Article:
What impact do elections have on the markets?
The results of the municipal and autonomic elections of May 28 and the call for early general elections on July 23 had a major impact on the public, making the front pages of all mainstream and financial press in the following days. But they seem to have had little impact on the markets.
The main index of the Spanish stock market, the IBEX 35, recorded a slight fall of 0.11% on the Monday following the elections (and on the same day that the general elections were called), with hardly any impact on the selective index, in spite of the political uncertainty expected in the coming weeks.
“The market's reaction has been practically nil,” said Alberto Matellán, Chief Economist at MAPFRE Inversión, despite the fact that the stock markets “do not really like uncertainty at all.”
He also pointed out that, in such a highly globalized economy, “the national policy of a particular country has very little influence,” except in particular cases. Hence, growth and interest rates are still the variables that have the greatest influence on share prices.
Traditionally, the Spanish stock market has experienced steeper falls after general elections. They retreated by 5.22% in 1996, after the victory of José María Aznar's PP, or 4.15% in 2004, after the victory of José Luis Rodríguez Zapatero's PSOE.
As a matter of fact, the markets tend to prefer continuity in the La Moncloa presidential palace and decline less the day after: when Aznar was re-elected, the fall was only 1.23%, while stocks were only down 0.29% in 2008 after the re-election of Rodríguez Zapatero.
In recent years there has been only one exception: with the second victory of the popular Mariano Rajoy in 2015, the IBEX 35 slid by 3.62%, even more than the 3.48% it fell in 2011.
However, in spite of the movements seen the day after the elections, politics does not seem to have a major influence on the Spanish markets. Javier Lendines, the General Manager of MAPFRE AM, explained that national stock indexes “tend to be reasonably diversified, so it would be hard to expect a national index to perform very differently than a European index.” “One sector’s good or bad performance is often offset by the performance of other sectors," he added.
There is another reason that supports this lack of correlation: more than 50% of shares in the domestic equity market are in the hands of international investors, who are aware of domestic policy decisions when they affect specific companies and sectors.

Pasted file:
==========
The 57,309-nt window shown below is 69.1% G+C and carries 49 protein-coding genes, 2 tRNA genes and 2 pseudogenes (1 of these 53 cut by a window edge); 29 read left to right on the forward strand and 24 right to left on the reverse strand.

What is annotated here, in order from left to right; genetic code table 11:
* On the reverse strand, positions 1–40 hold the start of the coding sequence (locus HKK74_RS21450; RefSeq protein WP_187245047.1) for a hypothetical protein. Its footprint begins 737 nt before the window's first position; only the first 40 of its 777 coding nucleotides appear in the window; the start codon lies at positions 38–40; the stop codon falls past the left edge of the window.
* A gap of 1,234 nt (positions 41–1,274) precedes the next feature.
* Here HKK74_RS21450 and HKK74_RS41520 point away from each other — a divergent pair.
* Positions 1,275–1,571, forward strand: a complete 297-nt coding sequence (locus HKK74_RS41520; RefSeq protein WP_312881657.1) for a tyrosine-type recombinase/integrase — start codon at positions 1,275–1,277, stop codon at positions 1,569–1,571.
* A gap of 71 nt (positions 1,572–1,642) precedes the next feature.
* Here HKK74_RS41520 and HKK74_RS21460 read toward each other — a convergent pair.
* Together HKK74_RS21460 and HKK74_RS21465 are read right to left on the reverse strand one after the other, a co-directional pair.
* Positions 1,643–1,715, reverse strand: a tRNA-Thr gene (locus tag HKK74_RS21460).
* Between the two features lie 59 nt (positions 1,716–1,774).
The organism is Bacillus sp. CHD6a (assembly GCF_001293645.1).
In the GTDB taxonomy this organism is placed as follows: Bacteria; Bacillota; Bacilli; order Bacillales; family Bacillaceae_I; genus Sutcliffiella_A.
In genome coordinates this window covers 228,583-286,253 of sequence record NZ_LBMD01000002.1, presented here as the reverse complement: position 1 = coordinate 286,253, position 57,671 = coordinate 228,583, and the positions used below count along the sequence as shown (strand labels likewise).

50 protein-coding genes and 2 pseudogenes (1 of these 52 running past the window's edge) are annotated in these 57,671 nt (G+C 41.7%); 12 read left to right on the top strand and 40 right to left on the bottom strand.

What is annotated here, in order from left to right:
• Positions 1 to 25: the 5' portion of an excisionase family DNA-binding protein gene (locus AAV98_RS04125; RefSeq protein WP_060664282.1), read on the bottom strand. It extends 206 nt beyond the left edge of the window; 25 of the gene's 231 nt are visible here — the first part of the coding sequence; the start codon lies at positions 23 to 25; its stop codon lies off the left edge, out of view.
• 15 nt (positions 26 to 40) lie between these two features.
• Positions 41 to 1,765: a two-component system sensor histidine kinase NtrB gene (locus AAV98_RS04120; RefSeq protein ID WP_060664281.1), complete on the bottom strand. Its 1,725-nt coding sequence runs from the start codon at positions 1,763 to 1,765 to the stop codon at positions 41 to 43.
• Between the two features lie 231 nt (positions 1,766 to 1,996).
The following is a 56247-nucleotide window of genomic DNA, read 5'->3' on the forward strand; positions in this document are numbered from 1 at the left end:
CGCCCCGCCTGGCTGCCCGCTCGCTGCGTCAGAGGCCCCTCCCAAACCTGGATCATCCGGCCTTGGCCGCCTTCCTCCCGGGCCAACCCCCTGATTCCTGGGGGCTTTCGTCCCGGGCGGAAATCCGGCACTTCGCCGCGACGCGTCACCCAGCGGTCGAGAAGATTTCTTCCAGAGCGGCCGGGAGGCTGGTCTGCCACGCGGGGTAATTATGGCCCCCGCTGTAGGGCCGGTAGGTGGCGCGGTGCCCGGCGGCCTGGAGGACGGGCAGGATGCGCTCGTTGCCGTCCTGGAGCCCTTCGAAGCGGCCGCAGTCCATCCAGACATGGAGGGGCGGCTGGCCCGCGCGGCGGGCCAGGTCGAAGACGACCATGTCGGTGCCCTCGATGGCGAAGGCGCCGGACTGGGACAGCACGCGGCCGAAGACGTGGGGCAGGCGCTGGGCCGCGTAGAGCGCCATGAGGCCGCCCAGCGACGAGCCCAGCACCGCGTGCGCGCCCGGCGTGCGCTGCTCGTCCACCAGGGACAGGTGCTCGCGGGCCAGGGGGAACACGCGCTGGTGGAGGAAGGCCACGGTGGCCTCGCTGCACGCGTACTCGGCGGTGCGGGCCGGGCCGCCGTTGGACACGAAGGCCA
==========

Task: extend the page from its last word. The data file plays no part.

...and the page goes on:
The perfect example is the solidarity tax on banks and energy companies. When it was announced in July 2022, the share price of CaixaBank, BBVA, Banco Santander, Banco Sabadell, and Bankinter fell by more than 5%, more or less the same as Solaria and Repsol, although the drop reached 10% during the day.
What usually happens in other countries?
The situation in other countries, such as France and Germany, is quite similar to that in Spain, if we analyze the effects of the last 33 general elections on the main stock indexes. Beyond fluctuations such as that of the Spanish selective index, and when compared with the Eurostoxx50 three and twelve months after the elections, no relevant effect was observed.
“The history of Europe after World War II is characterized by governments alternating between a social democratic party and a conservative party. There have also been grand coalitions. This situation has led to a lack of radical changes in economic policies,” explained Lendines.
However, this could change with the triumph of an extremist party, a possible but, according to Lendines, “unlikely” scenario. “Even in this case, the dependence on European funds would prevent them from taking measures against specific sectors that could raise the prospect of a very negative performance of stocks,” he argued.
Italy, however, could be a different matter as there is a higher correlation between the elections and their effect on the markets. The country has experienced greater variety in governing parties, with Silvio Berlusconi's Forza Italia, or the current more radical executive branch of Giorgia Meloni, in addition to a large number of changes, having seen 18 prime ministers.